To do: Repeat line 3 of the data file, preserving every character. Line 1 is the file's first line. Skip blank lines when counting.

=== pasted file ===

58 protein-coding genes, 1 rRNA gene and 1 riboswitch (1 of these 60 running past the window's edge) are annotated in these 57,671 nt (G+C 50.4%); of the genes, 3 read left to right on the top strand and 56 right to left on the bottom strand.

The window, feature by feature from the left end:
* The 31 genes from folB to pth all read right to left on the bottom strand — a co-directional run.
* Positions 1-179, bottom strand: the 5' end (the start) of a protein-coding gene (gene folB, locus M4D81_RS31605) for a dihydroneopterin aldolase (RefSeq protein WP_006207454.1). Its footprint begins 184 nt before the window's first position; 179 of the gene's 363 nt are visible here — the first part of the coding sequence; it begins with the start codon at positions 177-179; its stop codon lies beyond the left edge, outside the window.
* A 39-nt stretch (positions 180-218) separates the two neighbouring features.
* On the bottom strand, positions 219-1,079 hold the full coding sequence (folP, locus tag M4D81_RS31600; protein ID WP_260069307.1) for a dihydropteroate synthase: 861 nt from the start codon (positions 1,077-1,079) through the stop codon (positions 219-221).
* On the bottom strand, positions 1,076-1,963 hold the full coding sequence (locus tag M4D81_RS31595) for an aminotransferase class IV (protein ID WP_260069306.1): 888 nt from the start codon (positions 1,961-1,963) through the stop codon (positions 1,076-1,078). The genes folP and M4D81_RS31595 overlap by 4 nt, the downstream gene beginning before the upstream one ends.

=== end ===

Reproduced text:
* The 31 genes from folB to pth all read right to left on the bottom strand — a co-directional run.